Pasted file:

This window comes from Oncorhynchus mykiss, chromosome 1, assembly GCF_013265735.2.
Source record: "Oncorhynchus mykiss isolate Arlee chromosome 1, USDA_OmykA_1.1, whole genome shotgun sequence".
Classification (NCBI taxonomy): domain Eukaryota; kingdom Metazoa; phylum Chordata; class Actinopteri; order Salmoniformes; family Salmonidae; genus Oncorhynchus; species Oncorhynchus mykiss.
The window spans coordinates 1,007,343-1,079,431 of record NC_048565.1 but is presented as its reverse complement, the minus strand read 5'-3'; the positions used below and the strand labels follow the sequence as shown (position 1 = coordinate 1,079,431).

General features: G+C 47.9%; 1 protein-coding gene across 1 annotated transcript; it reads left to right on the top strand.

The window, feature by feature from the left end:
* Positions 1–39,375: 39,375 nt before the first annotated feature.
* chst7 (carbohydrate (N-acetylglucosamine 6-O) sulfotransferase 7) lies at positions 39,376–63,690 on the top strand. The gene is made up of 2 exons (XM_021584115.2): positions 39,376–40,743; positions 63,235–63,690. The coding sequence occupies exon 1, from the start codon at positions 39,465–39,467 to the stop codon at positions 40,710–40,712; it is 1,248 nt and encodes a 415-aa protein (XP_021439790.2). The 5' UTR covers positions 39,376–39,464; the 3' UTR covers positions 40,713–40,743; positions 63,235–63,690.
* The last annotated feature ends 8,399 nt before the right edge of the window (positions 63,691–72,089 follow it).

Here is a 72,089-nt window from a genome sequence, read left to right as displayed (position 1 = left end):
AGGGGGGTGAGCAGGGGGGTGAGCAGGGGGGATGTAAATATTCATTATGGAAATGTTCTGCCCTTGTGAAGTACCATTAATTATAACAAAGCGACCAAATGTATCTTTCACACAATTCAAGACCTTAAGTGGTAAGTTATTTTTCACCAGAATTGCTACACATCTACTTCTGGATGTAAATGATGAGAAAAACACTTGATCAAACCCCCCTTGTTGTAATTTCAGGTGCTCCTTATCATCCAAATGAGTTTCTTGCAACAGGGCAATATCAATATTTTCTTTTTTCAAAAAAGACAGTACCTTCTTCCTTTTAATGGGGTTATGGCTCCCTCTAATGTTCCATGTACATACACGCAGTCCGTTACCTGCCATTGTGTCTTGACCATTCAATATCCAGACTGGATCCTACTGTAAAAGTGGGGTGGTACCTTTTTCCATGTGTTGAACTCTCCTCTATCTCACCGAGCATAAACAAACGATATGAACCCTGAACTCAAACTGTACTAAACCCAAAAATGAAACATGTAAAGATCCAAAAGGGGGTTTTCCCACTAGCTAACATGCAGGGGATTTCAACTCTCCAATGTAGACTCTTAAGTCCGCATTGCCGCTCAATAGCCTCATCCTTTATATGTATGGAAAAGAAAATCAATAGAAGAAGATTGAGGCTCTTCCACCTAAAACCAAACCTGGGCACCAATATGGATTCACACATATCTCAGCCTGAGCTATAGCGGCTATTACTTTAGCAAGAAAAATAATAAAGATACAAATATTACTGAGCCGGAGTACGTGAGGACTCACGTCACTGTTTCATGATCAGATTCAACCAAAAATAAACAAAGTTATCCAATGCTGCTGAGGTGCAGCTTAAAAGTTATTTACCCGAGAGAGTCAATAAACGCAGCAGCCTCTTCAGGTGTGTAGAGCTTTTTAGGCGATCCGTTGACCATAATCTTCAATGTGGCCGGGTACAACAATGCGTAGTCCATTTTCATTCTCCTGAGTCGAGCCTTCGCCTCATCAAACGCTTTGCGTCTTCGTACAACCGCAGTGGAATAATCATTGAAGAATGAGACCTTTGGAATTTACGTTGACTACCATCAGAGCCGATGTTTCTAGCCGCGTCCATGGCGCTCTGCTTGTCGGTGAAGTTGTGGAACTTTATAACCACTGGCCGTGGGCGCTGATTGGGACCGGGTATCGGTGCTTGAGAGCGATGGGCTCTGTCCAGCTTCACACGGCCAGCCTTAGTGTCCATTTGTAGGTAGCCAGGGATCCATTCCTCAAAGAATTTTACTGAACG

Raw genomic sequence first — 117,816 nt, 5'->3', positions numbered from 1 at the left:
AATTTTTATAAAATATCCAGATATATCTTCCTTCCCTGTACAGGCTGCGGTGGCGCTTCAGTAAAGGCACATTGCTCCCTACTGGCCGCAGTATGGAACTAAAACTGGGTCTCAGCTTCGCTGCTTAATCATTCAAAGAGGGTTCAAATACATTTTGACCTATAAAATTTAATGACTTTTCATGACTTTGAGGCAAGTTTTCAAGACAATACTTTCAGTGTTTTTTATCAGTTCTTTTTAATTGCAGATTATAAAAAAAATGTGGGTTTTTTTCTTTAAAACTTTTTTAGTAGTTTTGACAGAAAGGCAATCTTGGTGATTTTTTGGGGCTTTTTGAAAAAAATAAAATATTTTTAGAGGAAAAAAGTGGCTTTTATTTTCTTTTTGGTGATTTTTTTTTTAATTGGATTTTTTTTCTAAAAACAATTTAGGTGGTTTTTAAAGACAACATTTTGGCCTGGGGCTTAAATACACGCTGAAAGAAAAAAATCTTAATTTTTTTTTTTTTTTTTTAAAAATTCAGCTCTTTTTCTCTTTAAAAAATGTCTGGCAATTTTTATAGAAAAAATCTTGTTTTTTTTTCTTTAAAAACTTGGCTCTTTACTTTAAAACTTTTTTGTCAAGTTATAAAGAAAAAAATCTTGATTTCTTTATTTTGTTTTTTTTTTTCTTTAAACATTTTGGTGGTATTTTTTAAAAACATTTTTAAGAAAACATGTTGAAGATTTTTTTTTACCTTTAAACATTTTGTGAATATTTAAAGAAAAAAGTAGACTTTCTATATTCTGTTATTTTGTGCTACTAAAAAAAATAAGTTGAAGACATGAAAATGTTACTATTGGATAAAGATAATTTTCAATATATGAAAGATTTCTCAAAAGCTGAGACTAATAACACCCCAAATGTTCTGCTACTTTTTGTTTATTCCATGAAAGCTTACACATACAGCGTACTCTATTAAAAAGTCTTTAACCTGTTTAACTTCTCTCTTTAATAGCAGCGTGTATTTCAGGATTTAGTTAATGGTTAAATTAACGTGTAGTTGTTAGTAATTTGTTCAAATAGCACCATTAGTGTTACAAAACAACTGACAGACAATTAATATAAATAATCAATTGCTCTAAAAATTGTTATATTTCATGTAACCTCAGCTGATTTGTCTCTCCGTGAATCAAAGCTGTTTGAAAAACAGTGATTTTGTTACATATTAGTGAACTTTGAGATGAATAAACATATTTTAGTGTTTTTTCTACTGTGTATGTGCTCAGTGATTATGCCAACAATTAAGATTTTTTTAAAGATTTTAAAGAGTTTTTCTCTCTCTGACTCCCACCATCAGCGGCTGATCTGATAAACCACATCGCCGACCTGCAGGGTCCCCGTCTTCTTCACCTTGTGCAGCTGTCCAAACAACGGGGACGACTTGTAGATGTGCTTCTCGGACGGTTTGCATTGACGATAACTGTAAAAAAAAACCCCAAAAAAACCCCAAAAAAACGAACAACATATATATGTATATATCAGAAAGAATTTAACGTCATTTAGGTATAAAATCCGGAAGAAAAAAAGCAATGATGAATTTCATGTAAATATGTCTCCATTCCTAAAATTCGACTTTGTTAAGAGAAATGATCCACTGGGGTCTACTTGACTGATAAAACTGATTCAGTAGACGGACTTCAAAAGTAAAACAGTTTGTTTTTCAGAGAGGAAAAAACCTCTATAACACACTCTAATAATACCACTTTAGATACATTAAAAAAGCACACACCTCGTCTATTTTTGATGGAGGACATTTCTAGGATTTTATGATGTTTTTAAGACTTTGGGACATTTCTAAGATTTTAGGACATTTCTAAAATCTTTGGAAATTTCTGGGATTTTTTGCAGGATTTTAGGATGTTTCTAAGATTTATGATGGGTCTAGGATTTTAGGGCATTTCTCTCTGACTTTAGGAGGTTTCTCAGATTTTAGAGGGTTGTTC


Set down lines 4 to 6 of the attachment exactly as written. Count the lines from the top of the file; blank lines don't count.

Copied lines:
The window spans coordinates 1,007,343-1,079,431 of record NC_048565.1 but is presented as its reverse complement, the minus strand read 5'-3'; the positions used below and the strand labels follow the sequence as shown (position 1 = coordinate 1,079,431).

General features: G+C 47.9%; 1 protein-coding gene across 1 annotated transcript; it reads left to right on the top strand.

The window, feature by feature from the left end: